Updated: AT&T pointed out that its new mapping system is more interactive in that it allows customers to view GigaPower markets but also drill down to the city level for more detail on where GigaPower is being deployed and where it will be deployed.

“Potential customers, city officials, gig seekers or anyone planning a move can use the new interactive map at att.com/gigapowermap to keep up on our progress as we add new cities,” Joey Schultz, AT&T’s vice president of home solutions, digital experience, expalined in this blog post.


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New York’s electricity market is a scam | David Cay Johnston Opinion | Al Jazeera America

New York’s electricity market is a scam | David Cay Johnston Opinion | Al Jazeera America | Surfing the Broadband Bit Stream | Scoop.it

If you agree with legislators in about half the states that the most efficient way to provide electricity is through wholesale auctions, take a leap down the rabbit hole into world of the New York Public Service Commission.

Electricity should be cheap in New York because the state’s capacity to generate power far outstrips demand. Its surplus is huge, as much as 63 percent in May, and never less than 4.6 percent, New England Power Coordinating Council reliability reports show.

Prices should fall when demand is below capacity. But when capacity falls short of demand by even 1 percent, electricity market prices soar. Demand in New York is falling, primarily because of “a decrease in upstate industrial” electricity use, the Northeast Power Coordinating Council’s latest report shows.

Yet instead of enjoying cheaper power, New Yorkers pay 40 percent more than the average for the 48 contiguous states, federal pricing data show. Adjusted for inflation, electricity in New York costs almost 17 percent more than a decade ago (though it is down a bit from last year).


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Benton Tells FCC: Use Lifeline to Make Broadband More Affordable | Benton Foundation

Benton Tells FCC: Use Lifeline to Make Broadband More Affordable | Benton Foundation | Surfing the Broadband Bit Stream | Scoop.it

In comments filed at the Federal Communications Commission on August 31, the Benton Foundation said that broadband service is crucial to full participation in our society and economy which are increasingly dependent upon the rapid exchange of information. In its filing, Benton focuses on the potential benefits of broadband for low-income consumers, especially ones that have: a) schoolchildren, b) unemployed or underemployed adults, c) people with disabilities, and d) people affected by illnesses.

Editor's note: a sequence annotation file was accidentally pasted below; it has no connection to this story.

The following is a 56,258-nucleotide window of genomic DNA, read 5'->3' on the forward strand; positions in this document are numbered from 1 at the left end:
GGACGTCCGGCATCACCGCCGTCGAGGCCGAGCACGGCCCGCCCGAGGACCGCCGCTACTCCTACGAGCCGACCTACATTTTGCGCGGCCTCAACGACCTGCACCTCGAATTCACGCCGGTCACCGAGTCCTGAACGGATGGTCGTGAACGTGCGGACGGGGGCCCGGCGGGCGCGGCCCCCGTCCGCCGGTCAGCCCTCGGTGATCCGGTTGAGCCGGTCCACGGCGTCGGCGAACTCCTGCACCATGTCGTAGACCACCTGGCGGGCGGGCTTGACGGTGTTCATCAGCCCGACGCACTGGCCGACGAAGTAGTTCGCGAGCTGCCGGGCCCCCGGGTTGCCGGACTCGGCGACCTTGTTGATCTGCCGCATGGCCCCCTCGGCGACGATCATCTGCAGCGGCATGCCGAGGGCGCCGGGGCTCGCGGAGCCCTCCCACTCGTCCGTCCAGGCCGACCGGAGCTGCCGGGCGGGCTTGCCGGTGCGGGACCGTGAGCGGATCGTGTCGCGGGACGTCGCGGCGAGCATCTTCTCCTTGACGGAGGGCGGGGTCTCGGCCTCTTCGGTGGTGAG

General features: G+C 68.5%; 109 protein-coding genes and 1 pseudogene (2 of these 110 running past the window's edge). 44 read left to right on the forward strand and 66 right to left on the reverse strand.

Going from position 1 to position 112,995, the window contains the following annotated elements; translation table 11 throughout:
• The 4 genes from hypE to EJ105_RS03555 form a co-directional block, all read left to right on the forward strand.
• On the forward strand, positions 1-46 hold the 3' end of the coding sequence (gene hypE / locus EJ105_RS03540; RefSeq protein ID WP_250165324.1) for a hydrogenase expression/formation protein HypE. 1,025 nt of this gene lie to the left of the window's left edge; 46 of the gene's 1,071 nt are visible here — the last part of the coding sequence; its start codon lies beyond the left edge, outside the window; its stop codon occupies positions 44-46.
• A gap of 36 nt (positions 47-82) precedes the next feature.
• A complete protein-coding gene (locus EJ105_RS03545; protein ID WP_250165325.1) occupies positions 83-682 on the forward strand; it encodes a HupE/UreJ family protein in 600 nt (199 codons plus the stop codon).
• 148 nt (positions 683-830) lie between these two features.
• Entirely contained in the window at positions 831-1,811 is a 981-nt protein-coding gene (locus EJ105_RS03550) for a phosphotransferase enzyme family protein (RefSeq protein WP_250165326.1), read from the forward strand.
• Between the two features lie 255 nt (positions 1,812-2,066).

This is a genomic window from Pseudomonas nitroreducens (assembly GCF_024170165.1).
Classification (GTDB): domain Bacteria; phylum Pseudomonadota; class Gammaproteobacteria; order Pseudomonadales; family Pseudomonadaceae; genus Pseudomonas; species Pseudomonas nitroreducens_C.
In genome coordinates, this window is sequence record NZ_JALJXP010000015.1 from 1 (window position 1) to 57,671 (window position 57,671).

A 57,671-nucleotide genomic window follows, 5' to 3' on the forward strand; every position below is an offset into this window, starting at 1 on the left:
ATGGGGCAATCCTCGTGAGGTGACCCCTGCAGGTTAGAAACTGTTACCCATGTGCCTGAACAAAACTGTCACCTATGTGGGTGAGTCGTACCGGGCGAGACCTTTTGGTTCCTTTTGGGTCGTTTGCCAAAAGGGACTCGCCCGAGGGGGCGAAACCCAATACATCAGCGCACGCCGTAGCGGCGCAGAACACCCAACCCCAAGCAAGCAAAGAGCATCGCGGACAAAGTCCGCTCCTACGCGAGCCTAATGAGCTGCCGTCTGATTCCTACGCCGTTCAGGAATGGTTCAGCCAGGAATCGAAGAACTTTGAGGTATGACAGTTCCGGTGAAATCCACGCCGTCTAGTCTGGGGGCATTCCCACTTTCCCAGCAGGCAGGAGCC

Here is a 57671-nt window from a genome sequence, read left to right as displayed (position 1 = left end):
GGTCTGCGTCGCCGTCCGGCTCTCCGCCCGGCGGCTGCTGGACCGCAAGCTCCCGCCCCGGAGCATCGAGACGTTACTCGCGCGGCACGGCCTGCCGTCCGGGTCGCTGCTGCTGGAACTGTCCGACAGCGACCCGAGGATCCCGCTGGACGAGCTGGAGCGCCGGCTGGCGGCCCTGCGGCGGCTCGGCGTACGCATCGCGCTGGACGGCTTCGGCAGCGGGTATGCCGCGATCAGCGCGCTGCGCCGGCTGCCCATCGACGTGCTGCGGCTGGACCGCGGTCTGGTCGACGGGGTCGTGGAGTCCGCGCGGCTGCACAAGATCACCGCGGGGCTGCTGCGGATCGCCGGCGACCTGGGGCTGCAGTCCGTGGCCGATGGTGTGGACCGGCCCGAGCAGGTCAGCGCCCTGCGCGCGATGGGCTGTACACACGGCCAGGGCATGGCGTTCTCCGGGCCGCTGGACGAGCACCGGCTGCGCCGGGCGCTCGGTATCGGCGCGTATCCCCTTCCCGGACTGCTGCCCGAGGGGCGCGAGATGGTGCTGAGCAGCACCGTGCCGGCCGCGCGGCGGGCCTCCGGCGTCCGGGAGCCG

“By making broadband more affordable for low-income consumers through its Lifeline program,” said Benton’s Director of Policy, Amina Fazlullah, “the FCC will help facilitate better connections within these people’s communities, and to the world.”

Benton asks the FCC to establish minimum service standards for Lifeline voice, text messaging and broadband services with two main goals: 1) to ensure Lifeline recipients receive services that facilitate meaningful, functional use, and 2) to afford adaptability for the different needs of Lifeline-eligible populations in different geographical areas and markets. In setting the standards, Benton says, the FCC should encourage competition and consumer choice for both voice and broadband service wherever possible. When setting minimum service standards for broadband, the FCC must discourage providers from rolling out wired or wireless services that include data caps, Benton says, due to their pernicious effects on low-income households. Data caps often come with hidden financial costs that confuse consumers and potentially bump up their bills in unforeseen ways.


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VA: Danville's Incremental Strategy Pays Off - Community Broadband Bits Episode 166 | community broadband networks

VA: Danville's Incremental Strategy Pays Off - Community Broadband Bits Episode 166 | community broadband networks | Surfing the Broadband Bit Stream | Scoop.it

Danville, Virginia, has long been one of the municipal network approaches that we like to highlight. Built in a region hard hit by the transition away from tobacco and manufacturing economies, the open access fiber network called nDanville has led to many new employers coming to town and has shown the benefits of a low-risk, incremental investment strategy for building a fiber network.

Jason Grey, Interim Utilities Manager, is back on the show to update us on their approach. He introduced the network to us three years ago on episode 22.

Since we last checked in, Danville has continued expanding the fiber network to a greater number of residents and Jason talks with us about the importance and challenges of marketing to residents. We also discuss how they lay conduit as a matter of course, even in areas they do not plan to serve immediately with the fiber network.

Read all of our coverage of Danville here.


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Hamilton Partners With Local Provider to Serve Businesses in Ohio | community broadband networks

Hamilton Partners With Local Provider to Serve Businesses in Ohio | community broadband networks | Surfing the Broadband Bit Stream | Scoop.it